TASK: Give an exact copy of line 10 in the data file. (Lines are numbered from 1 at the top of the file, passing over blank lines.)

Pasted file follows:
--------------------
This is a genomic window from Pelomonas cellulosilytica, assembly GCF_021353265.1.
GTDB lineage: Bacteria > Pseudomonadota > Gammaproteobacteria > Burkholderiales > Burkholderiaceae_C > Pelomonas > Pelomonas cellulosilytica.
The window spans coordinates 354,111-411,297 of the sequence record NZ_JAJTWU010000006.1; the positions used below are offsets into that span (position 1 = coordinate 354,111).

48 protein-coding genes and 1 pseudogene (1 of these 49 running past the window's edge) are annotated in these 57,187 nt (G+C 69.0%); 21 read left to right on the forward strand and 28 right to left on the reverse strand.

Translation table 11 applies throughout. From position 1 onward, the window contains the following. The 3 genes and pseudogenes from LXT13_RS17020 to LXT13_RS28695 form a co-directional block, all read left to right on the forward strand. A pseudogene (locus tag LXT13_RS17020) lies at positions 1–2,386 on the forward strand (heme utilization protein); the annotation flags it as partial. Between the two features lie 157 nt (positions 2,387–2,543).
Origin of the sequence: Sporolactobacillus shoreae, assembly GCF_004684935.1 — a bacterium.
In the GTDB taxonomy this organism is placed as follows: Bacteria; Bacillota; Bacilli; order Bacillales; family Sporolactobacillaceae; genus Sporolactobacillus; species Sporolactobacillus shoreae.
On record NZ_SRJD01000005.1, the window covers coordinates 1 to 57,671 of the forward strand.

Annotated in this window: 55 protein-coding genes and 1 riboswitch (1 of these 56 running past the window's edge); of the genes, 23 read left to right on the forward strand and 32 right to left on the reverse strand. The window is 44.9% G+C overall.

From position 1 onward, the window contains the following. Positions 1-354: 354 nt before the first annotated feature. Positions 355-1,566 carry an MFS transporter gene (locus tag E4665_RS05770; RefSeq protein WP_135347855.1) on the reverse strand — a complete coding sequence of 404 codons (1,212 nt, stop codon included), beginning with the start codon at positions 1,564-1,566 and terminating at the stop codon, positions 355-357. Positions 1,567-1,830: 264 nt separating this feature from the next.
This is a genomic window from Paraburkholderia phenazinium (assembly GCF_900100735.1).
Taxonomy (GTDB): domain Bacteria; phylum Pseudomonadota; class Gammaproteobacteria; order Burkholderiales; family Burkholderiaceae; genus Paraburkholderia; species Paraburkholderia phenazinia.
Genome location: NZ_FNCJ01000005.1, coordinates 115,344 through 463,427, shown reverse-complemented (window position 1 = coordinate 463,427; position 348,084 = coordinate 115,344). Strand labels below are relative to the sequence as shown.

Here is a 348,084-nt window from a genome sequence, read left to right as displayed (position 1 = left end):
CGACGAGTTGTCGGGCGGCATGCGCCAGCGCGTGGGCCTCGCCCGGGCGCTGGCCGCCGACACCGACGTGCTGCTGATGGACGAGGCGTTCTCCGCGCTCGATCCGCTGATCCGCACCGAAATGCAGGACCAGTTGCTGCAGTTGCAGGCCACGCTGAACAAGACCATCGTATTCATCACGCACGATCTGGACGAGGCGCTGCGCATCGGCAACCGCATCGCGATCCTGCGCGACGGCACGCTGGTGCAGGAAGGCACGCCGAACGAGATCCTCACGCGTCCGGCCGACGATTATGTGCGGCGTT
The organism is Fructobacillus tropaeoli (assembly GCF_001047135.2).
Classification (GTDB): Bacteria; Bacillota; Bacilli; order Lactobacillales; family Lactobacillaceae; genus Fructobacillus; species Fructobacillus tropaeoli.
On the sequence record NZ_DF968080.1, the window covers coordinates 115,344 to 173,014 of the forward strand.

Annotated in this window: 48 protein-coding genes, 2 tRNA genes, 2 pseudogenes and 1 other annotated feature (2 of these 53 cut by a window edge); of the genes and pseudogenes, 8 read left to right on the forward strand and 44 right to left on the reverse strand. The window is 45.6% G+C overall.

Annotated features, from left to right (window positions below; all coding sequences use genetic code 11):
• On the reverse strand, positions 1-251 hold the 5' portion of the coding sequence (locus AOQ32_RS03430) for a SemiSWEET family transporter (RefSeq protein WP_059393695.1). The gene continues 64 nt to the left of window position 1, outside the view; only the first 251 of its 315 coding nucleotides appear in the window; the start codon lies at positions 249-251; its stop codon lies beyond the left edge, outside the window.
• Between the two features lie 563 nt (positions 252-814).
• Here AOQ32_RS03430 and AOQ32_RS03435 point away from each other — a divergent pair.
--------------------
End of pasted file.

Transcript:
From position 1 onward, the window contains the following. Positions 1-354: 354 nt before the first annotated feature. Positions 355-1,566 carry an MFS transporter gene (locus tag E4665_RS05770; RefSeq protein WP_135347855.1) on the reverse strand — a complete coding sequence of 404 codons (1,212 nt, stop codon included), beginning with the start codon at positions 1,564-1,566 and terminating at the stop codon, positions 355-357. Positions 1,567-1,830: 264 nt separating this feature from the next.